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UW Professor Receives $205,000 DOE Grant to Study High Energy Physics

August 10, 2018
man standing with screens on either side of him
Adam Myers, a UW associate professor of physics and astronomy, recently was awarded a $205,000 DOE grant to study cosmic high energy physics. (UW Photo)

A University of Wyoming associate professor of physics and astronomy has received a Department of Energy (DOE) grant to study cosmic high energy physics.

Adam Myers, in the Department of Physics and Astronomy, recently received a $205,000 DOE grant for his project, titled “eBOSS and DESI: LSS Catalogs, Targeting and Spectroscopic Contaminants.” The grant, announced July 30 by the DOE’s Office of High Energy Physics, runs through April 30, 2021.

“Cosmic high energy physics is really the study of the stuff of which our universe is made, and how that stuff moves through time and space,” Myers says. “My particular subfield -- cosmology -- is the study of the universe, typically on the largest scales, in order to ask questions like ‘What is the universe made of?’ ‘How big is the universe?’ ‘What is the shape of the universe?’ and ‘How does the universe move?’”

“Cosmology attempts to understand the most basic constituents of the universe, such as matter and energy, and how they interact,” he adds. To achieve these goals, much of his work involves helping to make and study 3-D maps of the sky -- the largest maps that humankind has ever made.

Under the DOE grant, Myers will use the Extended Baryon Oscillation Spectroscopic Survey (eBOSS) and the Dark Energy Spectroscopic Instrument (DESI) to map the universe by studying galaxies and quasars -- luminous galaxies with a central, active black hole -- to look for a “slight excess” in the numbers of these objects on a specific-size scale.

This excess is a remnant of sound waves bouncing around in the early cosmos when the universe was still hot enough for matter and energy to be coupled together, Myers says. This sound-wave remnant is generally called a baryon acoustic oscillation.

“We know the scale of this sound wave at the moment that the expanding universe cooled to the point that energy and matter decoupled because we observe it in a remnant of the energy called the cosmic microwave background,” Myers says. “As the baryon acoustic oscillation is present at the moment that matter and energy decoupled, it also is imprinted on all of the matter in the universe from which galaxies and quasars eventually emerge.”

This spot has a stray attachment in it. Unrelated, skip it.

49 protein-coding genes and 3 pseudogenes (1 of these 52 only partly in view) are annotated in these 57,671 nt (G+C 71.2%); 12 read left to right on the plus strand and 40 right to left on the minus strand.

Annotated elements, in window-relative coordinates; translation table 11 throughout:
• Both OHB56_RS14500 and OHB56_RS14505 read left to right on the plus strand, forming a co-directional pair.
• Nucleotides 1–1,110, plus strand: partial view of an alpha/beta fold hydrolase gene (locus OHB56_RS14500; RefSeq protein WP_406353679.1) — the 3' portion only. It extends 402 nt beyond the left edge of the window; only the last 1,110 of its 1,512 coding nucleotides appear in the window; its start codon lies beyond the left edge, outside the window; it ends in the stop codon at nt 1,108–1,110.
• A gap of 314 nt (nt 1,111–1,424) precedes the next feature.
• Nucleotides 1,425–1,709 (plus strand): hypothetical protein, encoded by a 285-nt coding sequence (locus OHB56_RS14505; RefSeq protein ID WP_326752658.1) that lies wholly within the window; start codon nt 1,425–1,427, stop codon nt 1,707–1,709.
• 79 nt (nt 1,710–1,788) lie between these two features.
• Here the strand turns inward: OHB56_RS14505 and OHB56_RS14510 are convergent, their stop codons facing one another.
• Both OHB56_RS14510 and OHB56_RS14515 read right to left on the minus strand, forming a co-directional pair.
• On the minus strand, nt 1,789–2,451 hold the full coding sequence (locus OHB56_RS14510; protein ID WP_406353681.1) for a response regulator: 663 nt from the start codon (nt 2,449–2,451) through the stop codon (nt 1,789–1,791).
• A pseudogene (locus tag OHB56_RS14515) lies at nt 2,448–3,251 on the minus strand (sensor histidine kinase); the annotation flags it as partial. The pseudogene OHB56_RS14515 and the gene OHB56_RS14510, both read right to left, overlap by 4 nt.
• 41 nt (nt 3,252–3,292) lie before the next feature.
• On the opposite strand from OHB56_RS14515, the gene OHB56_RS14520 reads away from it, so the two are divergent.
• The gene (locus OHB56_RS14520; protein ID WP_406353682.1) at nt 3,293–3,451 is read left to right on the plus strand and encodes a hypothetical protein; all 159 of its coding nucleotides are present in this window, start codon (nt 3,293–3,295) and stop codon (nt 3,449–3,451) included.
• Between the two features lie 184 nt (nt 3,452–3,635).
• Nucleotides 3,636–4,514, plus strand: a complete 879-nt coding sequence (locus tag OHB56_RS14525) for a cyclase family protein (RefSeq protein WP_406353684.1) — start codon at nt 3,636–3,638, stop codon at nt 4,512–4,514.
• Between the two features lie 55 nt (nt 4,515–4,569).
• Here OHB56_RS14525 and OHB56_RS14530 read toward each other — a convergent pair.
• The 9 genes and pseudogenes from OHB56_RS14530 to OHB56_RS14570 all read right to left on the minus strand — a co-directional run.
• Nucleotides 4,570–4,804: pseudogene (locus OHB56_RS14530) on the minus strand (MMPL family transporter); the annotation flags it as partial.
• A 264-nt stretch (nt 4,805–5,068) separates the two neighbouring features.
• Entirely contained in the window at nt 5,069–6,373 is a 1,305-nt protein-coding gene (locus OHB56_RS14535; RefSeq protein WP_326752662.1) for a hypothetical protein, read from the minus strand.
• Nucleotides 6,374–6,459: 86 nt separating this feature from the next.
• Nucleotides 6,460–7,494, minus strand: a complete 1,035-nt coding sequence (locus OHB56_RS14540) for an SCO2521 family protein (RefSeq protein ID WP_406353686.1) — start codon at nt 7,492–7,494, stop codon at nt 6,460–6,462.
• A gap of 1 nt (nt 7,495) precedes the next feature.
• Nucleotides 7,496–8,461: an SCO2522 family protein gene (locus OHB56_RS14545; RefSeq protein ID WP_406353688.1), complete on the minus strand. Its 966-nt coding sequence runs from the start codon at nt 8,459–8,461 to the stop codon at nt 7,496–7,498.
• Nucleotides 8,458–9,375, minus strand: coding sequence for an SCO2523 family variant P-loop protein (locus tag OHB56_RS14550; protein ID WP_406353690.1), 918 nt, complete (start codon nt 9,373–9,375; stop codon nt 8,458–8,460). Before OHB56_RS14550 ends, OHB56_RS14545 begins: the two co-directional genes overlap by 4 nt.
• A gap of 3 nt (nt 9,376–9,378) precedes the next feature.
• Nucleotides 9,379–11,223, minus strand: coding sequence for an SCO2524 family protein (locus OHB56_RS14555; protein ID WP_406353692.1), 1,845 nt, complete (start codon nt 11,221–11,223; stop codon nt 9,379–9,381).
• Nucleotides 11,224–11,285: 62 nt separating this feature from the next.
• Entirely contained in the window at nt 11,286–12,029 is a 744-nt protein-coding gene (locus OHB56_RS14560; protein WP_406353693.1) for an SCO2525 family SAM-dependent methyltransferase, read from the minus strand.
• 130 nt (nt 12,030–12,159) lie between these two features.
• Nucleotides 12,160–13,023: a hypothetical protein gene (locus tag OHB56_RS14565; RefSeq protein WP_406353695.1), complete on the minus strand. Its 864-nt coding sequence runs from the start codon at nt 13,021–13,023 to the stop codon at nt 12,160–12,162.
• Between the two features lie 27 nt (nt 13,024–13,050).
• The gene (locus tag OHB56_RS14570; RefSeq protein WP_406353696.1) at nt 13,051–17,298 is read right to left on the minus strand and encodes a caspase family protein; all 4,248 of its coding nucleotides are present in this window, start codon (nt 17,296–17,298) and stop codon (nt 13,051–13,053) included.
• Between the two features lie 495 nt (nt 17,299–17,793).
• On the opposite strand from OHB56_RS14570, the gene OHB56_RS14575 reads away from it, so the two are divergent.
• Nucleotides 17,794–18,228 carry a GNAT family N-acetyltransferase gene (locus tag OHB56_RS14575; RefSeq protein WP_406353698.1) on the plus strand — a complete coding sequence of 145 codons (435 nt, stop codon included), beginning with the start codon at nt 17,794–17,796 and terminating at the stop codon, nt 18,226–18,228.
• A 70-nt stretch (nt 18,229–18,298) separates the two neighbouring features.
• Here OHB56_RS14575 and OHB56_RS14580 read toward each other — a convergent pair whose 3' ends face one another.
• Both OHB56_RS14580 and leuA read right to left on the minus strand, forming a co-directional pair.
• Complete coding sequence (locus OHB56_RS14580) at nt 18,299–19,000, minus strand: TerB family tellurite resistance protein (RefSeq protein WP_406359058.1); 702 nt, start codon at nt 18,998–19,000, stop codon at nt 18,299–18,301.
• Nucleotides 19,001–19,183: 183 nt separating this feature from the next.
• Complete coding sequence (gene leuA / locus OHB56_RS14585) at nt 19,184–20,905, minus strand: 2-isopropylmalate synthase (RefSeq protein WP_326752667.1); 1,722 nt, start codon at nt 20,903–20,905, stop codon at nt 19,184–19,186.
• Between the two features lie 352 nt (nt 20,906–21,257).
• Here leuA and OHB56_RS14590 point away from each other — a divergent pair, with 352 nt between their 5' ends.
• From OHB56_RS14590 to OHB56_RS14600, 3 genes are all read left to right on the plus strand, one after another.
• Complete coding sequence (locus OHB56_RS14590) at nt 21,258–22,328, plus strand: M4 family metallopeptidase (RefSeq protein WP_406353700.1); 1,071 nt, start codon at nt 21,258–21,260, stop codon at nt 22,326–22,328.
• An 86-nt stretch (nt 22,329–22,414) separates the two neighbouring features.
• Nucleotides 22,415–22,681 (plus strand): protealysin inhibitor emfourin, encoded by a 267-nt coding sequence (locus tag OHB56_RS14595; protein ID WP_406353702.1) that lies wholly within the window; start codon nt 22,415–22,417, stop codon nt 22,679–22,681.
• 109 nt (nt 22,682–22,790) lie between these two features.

Because the size of the baryon acoustic oscillation is known, researchers can look for it in maps of the universe. It can be located in the distribution of galaxies and quasars at different distances corresponding to different times in the past.

“If the scale of the baryon acoustic oscillation suddenly changes, then the universe must have moved toward or away from us,” Myers says. “The scale of the baryon acoustic oscillation is very large, almost a billion light years. We need to construct very large maps of the sky to study it.”

Myers will work to develop and complete targeting software for the DESI survey. This software is critical to determine where in the sky DESI will place fibers to obtain spectra of all of the target classes necessary to achieve DESI’s goal of constraining dark energy through most of cosmic history.

“We really don't know the true nature of dark energy. It could be some strange, quantum stuff or an exotic material that pushes other material away -- a sort of anti-gravity,” Myers says. “Or, it could be that we don't understand gravity on certain extreme scales of time and space. Although we don't know the exact nature of dark energy, it manifests as an acceleration of the expansion of our universe.”

To map the universe, DESI uses robots to place 5,000 optical fibers at very specific locations in the focal plane of a telescope that correspond to the position of an object in the sky. These robots can be reconfigured in under a minute to observe 5,000 new locations.

“The software I help to write for DESI extracts information on billions of stars and galaxies from breaking images of the sky into hundreds of trillions of pixels of information using the equivalent of dozens of years of time on supercomputing systems -- DOE's National Energy Research Scientific Computing Center,” Myers says. “So, from a technological perspective, the DESI project is important in helping to push the limits of big data and of engineering design. From the perspective of the importance to humanity, there are few more profound pursuits than looking up at the sky and wondering about the nature of the universe in which we live.”

Under the DOE grant, Myers will be assisted by Brad Lyke, a second-year UW graduate student, from Oceanside, Calif., studying for a Ph.D. in physics; and Alexandra Higley, a UW sophomore, from Parker, Colo., majoring in astronomy and astrophysics, and physics. Until recently, Myers was assisted by Danielle Schurhammer, a recent UW graduate, from Plainview, Minn., with degrees in astronomy and astrophysics, and physics.

Myers has worked in an official capacity for eBOSS since 2013 and for DESI since 2016.


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